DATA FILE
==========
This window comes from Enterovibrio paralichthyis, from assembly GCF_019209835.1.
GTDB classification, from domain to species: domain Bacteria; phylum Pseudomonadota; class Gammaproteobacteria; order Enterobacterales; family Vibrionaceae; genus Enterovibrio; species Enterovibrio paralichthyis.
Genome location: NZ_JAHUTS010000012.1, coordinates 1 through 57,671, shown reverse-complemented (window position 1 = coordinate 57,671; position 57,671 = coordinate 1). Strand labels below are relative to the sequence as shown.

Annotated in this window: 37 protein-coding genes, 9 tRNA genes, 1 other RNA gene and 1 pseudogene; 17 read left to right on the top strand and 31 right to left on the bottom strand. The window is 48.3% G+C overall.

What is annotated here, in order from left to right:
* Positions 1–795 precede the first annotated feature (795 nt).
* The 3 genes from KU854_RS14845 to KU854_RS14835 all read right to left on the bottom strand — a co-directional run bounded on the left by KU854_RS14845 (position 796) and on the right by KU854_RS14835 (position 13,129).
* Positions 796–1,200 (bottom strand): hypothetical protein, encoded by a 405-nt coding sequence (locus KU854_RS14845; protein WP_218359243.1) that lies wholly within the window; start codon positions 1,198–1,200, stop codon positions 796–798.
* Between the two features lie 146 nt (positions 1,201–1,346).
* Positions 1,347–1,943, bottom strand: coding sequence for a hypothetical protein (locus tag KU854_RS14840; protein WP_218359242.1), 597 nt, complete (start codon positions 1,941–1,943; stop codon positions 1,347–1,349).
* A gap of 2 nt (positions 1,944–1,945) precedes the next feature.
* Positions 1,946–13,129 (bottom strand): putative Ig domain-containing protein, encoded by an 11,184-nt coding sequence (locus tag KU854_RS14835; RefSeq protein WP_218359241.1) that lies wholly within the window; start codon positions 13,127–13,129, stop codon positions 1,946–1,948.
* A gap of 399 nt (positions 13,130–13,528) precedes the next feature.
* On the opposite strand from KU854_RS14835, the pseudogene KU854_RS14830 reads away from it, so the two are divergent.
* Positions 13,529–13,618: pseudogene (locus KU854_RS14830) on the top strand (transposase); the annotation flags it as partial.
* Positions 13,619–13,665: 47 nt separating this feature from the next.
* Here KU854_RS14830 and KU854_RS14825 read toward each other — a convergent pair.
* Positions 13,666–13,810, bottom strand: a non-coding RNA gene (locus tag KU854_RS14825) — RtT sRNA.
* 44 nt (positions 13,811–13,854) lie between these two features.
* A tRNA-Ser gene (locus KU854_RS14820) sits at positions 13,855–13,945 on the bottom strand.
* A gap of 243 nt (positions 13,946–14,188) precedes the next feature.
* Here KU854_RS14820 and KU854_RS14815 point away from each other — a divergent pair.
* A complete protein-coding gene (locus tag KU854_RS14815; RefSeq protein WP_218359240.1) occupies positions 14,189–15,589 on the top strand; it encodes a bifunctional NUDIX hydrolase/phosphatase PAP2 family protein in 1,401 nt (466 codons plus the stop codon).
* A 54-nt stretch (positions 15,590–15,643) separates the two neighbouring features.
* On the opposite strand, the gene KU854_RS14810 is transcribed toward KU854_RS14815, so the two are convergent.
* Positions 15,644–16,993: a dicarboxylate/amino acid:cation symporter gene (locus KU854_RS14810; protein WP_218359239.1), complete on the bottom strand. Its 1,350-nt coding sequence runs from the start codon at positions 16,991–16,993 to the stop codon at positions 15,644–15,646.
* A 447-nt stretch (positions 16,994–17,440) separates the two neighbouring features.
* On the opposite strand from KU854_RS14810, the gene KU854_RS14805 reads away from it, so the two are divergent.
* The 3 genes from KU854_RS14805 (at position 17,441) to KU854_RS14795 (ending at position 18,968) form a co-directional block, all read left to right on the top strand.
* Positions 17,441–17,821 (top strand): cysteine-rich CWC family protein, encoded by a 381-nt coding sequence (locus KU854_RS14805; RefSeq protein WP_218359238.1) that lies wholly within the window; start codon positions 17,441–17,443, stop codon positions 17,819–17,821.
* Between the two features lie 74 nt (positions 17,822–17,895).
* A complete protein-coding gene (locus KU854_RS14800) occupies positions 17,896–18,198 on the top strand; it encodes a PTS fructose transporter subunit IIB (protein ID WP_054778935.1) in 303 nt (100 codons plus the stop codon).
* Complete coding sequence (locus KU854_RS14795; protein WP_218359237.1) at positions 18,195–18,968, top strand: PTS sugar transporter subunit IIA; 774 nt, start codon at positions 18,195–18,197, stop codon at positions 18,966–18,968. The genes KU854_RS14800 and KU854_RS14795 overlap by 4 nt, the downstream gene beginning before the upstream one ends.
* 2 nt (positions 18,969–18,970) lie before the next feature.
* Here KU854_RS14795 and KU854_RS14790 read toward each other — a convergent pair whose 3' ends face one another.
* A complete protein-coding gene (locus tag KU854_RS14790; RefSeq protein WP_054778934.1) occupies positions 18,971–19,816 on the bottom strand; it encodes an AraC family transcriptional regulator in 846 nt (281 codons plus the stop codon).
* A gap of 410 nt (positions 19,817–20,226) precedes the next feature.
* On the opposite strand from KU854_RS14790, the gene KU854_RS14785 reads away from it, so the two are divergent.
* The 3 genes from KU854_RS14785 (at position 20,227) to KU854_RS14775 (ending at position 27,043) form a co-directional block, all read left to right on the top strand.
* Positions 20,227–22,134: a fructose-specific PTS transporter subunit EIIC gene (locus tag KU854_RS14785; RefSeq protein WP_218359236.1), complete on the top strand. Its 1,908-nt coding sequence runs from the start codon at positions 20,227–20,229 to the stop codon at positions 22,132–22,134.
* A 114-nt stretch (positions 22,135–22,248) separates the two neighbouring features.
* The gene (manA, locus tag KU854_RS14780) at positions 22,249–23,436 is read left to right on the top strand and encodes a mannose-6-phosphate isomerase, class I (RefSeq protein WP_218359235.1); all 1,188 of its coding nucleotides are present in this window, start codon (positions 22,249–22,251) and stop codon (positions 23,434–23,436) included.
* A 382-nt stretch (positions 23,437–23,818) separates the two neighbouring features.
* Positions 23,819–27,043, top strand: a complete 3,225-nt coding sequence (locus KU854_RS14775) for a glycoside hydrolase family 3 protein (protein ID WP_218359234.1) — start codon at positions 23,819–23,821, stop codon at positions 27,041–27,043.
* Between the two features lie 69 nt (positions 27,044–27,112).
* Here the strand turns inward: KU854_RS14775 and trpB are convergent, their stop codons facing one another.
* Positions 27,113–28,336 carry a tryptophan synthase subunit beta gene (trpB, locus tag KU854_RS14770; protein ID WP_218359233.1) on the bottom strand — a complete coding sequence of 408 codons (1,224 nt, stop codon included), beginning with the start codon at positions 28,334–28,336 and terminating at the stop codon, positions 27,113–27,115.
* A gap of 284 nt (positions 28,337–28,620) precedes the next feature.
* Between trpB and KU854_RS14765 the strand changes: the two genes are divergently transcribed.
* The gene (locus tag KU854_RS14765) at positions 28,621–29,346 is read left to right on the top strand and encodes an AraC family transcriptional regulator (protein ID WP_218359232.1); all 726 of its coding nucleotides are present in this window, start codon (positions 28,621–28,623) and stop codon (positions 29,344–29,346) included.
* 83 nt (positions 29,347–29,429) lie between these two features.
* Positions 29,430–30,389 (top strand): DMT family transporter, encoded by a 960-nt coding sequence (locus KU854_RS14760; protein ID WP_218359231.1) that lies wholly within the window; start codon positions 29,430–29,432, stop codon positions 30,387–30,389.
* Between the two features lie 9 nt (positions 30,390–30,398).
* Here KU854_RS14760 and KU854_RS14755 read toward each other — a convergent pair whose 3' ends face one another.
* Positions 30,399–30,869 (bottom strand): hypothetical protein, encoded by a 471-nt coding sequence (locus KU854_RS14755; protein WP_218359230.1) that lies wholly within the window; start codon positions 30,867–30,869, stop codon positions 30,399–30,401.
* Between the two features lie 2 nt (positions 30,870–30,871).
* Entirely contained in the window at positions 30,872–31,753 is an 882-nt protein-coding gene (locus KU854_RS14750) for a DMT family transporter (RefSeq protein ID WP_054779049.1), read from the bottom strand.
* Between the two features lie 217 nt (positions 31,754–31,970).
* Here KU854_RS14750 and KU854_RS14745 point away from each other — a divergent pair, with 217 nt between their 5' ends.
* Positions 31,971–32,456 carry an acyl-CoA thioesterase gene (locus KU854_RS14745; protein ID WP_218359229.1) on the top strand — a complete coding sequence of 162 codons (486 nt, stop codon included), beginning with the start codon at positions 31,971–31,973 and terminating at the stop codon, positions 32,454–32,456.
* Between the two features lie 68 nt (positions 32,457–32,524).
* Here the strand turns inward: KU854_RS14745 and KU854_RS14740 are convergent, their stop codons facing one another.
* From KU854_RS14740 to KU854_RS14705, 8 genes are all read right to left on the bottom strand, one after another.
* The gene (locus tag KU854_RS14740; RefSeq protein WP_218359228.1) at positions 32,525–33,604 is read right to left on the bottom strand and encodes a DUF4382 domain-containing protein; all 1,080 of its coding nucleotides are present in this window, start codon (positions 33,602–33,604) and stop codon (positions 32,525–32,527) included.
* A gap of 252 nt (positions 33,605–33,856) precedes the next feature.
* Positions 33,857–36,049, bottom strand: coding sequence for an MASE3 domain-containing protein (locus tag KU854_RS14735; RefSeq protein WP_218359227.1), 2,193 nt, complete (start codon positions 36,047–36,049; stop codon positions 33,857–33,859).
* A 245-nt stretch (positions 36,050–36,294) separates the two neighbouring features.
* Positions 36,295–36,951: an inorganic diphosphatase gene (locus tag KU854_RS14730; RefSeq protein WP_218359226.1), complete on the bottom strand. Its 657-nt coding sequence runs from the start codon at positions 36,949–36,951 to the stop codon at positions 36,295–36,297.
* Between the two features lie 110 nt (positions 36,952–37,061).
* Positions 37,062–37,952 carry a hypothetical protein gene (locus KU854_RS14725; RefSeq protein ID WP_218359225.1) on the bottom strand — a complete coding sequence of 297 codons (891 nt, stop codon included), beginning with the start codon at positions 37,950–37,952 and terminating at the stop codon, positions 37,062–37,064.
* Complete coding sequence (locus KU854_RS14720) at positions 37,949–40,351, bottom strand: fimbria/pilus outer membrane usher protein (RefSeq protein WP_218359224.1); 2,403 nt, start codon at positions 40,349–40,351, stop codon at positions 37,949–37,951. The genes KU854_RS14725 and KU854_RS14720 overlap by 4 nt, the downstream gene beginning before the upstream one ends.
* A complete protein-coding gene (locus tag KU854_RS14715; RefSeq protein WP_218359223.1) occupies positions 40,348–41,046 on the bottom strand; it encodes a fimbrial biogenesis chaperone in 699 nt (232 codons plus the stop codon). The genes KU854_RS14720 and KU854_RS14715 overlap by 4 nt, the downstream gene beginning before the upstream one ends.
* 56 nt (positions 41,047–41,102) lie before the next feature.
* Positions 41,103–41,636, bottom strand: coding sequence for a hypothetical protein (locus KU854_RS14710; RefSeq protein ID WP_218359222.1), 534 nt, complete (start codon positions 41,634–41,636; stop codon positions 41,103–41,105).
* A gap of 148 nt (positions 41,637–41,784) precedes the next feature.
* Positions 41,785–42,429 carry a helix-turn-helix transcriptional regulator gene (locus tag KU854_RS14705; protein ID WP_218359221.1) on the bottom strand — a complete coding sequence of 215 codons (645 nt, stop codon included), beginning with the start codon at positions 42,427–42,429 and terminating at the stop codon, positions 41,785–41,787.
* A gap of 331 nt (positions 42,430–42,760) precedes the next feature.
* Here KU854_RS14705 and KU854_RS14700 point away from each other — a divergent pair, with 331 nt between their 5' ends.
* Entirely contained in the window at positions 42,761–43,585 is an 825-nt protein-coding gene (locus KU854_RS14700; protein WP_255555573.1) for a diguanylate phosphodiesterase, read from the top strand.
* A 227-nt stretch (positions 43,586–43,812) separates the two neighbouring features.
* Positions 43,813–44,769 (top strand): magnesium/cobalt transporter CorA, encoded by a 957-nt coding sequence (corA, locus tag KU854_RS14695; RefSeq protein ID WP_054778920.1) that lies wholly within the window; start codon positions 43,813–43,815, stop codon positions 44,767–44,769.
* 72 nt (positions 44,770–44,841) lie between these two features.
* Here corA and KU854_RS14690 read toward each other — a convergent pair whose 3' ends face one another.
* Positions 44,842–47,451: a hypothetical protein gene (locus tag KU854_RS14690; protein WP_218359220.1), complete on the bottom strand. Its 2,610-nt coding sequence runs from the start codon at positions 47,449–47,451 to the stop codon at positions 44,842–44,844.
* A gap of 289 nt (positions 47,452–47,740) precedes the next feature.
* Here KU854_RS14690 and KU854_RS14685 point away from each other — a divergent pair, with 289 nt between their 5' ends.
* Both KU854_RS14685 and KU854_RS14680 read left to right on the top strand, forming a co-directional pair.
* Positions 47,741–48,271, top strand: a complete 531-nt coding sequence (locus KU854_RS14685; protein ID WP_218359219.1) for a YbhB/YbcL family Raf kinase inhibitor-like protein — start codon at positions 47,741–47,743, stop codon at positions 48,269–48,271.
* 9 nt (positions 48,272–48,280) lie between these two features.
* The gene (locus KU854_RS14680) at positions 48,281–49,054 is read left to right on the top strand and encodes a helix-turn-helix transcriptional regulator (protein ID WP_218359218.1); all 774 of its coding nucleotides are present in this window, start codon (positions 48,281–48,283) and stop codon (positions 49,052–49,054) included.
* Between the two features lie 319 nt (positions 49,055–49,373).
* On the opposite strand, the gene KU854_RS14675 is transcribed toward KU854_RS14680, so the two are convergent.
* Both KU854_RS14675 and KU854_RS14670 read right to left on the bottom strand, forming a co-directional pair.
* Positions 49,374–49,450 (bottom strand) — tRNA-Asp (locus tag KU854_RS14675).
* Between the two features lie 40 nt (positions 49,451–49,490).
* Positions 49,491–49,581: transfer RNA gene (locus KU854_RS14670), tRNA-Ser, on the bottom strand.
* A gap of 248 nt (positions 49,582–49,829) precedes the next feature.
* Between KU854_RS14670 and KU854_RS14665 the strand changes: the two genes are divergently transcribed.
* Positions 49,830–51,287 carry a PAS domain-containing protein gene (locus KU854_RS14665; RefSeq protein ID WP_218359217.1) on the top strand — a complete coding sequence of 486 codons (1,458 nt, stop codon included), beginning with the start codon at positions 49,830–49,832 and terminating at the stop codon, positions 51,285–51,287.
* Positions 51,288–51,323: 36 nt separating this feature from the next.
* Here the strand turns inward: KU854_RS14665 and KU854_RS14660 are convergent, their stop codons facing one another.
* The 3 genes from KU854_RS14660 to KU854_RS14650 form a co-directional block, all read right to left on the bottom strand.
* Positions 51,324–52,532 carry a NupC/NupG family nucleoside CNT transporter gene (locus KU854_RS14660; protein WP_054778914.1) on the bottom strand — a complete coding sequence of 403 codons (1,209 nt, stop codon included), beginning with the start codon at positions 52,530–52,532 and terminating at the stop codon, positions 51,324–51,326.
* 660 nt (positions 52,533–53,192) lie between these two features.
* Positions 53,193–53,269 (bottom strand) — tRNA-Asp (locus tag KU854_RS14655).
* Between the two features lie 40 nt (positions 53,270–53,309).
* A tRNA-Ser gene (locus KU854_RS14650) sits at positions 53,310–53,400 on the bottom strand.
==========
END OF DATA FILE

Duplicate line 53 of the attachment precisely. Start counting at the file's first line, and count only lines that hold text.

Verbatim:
* Between the two features lie 9 nt (positions 30,390–30,398).